You walk down the basement to do a load of laundry and as you are walking past the furnace when something catches your eye. Is that a puddle of water on the floor right at the bottom of the furnace?! Where is that water coming from? Why is there water there? How much is this going to cost me? Am I going to need a new furnace? These are all questions that race through your mind in a split second. Take a deep breath, grab a few towels and let us help you answer all these questions.

Where is the water coming from

After you clean up all that water, you need to find out where the water is coming from. With high-efficiency furnaces, there are quite a few locations for water leaks. Lets’ go over a few of the most probable.

Clogged condensate drain and/or trap

These traps need to be removed and flushed as part of routine maintenance. When that gets clogged up and can’t drain properly, water will back up and flow out of hose connections, inducer housings, collector boxes and cause damage. Many times the hoses from these traps become loose, especially if not clamped down or even fall off completely and will cause water to leak all over. Simply, turn the power to the furnace off and remove the trap and hose connections to flush and run water through the openings. (shown in the photo above) Before you reinstall it, blow air through the main drain line to be sure it is clear. 

Another common cause for a leak is a clogged condensate drain. If you have a long PVC drain that runs across the floor, along the wall, and drains into a laundry drain,(photo above) there is a good chance that this can become clogged. I recommend replacing these long drains with a condensate pump to avoid this issue, but you can help keep them from clogging by adding a little bleach to the clean-out opening at the furnace every spring and fall.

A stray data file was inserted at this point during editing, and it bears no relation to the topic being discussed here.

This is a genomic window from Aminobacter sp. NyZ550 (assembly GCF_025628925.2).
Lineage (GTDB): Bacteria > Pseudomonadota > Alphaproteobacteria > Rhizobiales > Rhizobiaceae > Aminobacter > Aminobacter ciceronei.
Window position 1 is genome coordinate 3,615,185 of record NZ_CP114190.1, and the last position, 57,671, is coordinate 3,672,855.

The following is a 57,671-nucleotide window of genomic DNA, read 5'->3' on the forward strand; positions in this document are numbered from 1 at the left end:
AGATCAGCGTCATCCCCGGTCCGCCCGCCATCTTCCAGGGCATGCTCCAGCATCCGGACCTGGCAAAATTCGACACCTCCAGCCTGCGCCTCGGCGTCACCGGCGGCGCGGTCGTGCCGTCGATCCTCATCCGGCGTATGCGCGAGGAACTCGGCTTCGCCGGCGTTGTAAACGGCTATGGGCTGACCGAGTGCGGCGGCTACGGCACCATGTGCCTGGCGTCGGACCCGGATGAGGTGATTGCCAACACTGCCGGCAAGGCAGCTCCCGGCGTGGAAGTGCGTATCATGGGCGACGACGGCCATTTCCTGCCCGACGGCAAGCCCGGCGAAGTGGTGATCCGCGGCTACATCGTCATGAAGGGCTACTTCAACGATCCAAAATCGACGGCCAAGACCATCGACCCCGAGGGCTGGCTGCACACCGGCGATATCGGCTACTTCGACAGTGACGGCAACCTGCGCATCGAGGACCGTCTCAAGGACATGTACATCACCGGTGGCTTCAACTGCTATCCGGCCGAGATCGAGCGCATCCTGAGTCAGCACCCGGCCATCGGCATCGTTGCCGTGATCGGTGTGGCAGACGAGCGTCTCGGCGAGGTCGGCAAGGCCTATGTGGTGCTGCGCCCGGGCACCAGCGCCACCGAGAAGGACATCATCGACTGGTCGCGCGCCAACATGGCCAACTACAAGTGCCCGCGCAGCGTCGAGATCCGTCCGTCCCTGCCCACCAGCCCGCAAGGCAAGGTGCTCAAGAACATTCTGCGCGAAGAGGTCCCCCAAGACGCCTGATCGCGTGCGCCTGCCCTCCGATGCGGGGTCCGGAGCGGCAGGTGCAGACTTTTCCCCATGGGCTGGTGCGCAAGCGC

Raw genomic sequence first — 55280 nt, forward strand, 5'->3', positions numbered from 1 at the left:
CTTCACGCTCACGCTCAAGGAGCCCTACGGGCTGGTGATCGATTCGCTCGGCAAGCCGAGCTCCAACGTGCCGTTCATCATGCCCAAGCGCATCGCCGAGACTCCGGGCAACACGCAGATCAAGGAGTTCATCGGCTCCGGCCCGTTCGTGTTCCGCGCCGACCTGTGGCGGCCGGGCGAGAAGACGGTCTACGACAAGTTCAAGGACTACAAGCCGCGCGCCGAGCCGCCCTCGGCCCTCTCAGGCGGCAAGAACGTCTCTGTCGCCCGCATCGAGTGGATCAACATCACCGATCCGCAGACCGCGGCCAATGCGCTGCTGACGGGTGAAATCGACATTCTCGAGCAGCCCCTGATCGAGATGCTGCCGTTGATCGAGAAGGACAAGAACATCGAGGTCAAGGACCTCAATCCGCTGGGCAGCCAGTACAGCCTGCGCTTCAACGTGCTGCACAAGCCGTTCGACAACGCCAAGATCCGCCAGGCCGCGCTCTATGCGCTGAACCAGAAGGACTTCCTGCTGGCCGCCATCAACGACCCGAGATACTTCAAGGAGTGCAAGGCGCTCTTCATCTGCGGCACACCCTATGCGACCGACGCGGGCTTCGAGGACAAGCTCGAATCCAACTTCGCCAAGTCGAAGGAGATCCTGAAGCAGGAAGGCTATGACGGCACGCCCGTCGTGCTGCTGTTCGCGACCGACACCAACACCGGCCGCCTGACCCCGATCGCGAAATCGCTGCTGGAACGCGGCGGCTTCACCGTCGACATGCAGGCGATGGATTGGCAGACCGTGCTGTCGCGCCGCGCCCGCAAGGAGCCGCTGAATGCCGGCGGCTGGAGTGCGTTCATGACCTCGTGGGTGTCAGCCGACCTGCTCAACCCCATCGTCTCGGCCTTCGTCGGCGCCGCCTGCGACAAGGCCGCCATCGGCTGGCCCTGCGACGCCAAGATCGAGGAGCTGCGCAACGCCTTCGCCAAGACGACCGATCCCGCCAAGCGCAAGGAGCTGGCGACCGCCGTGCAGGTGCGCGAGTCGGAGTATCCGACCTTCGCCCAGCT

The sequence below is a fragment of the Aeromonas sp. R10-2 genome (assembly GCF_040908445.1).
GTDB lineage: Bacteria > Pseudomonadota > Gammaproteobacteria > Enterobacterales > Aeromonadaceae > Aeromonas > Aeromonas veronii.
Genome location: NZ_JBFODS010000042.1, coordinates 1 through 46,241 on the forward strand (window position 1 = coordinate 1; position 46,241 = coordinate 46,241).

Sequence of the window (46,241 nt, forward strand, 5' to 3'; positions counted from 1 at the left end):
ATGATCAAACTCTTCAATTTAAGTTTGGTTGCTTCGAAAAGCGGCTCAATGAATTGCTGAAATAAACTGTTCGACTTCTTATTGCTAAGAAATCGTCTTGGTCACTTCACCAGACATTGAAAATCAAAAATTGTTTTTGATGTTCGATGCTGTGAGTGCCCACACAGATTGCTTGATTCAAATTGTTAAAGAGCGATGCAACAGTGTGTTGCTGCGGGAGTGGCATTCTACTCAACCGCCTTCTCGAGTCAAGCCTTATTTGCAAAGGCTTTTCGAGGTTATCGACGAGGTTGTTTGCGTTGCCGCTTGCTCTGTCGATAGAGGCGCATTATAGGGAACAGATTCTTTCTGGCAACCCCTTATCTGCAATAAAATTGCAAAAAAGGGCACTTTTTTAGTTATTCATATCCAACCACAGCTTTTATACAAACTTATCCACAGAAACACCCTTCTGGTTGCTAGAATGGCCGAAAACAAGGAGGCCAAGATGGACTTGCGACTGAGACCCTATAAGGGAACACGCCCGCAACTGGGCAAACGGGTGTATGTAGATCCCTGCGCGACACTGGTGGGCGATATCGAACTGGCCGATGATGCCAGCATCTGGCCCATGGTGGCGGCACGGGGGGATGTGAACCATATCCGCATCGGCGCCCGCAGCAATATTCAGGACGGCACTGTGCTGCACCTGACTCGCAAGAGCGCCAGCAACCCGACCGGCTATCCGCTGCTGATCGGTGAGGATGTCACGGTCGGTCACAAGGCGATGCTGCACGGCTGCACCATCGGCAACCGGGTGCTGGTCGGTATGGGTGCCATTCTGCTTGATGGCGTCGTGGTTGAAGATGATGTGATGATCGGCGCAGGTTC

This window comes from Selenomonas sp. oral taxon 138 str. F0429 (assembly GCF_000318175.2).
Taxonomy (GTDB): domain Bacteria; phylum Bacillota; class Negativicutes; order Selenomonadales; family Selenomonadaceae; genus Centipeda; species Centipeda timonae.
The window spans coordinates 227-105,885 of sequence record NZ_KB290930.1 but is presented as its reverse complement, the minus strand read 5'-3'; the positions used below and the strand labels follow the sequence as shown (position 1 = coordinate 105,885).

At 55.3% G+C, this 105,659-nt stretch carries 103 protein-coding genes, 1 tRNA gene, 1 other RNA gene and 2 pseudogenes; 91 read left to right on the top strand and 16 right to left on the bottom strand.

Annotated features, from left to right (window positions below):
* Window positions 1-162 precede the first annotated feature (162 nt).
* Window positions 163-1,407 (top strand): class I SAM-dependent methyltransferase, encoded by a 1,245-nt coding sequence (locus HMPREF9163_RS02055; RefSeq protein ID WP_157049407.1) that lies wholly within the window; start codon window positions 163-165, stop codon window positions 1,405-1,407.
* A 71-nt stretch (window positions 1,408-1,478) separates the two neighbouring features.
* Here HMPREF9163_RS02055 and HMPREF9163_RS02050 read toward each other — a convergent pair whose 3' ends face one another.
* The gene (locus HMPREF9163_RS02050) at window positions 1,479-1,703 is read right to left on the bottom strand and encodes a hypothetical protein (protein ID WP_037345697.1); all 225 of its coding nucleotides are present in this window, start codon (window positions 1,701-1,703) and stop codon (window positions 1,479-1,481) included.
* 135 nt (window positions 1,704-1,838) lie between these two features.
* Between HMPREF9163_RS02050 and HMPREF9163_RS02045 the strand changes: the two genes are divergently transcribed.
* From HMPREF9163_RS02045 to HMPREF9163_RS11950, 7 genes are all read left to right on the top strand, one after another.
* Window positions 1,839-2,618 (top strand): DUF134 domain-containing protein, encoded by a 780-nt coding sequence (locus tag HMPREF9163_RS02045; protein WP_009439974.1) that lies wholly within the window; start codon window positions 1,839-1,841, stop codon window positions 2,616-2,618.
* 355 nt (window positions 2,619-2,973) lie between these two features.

Inducer housing

This location is common when the gasket between the collector box and inducer mounting point becomes dry-rotted and degraded.(shown in the photo above) You will know that this is the case by noting where the watermarks are coming from as well as the puddle underneath the inducer. To fix this leak you will need some high temp silicone sealant. Turn the power off to the furnace and remove the inducer. Dry up the area under the inducer and remove the rotted gasket. Add the high temp silicone in place of that gasket for a temporary fix while you wait for the replacement gasket which you should order for a permanent fix. 

Collector box

The collector box is where the condensation from the furnace heat exchanger is collected and distributed to the drain lines, trap, and main drain. The inducer will be mounted directly to this part and like inducers, they contain a gasket or silicone sealant which will deteriorate over time. You need to be careful here because you will also need to remove the inducer to get to this part and replace that gasket as well. You may also have a crack in the collector box too, which would mean replacement. The good news is that they are relatively cheap and come with new gaskets for the inducer and the collector box when you order a replacement (shown in the photo above). 

A leak here can be determined by following the watermarks. You need to be carefully determining this leak because it will look very similar to a leaking inducer, but the watermark will be only under the collector box and a leaking inducer will show a watermark on the collector box itself from the inducer mating point.

Finally, check all your hose connections and clamps to be sure they are all tight and secure. Always be sure to turn the power off to any appliance before working on it and be sure you don’t bump or knock loose, any other connections when performing any repair or maintenance. If you are unsure of any issue or your abilities, always consult with a professional, like our experts at fixmyfurnace.com.

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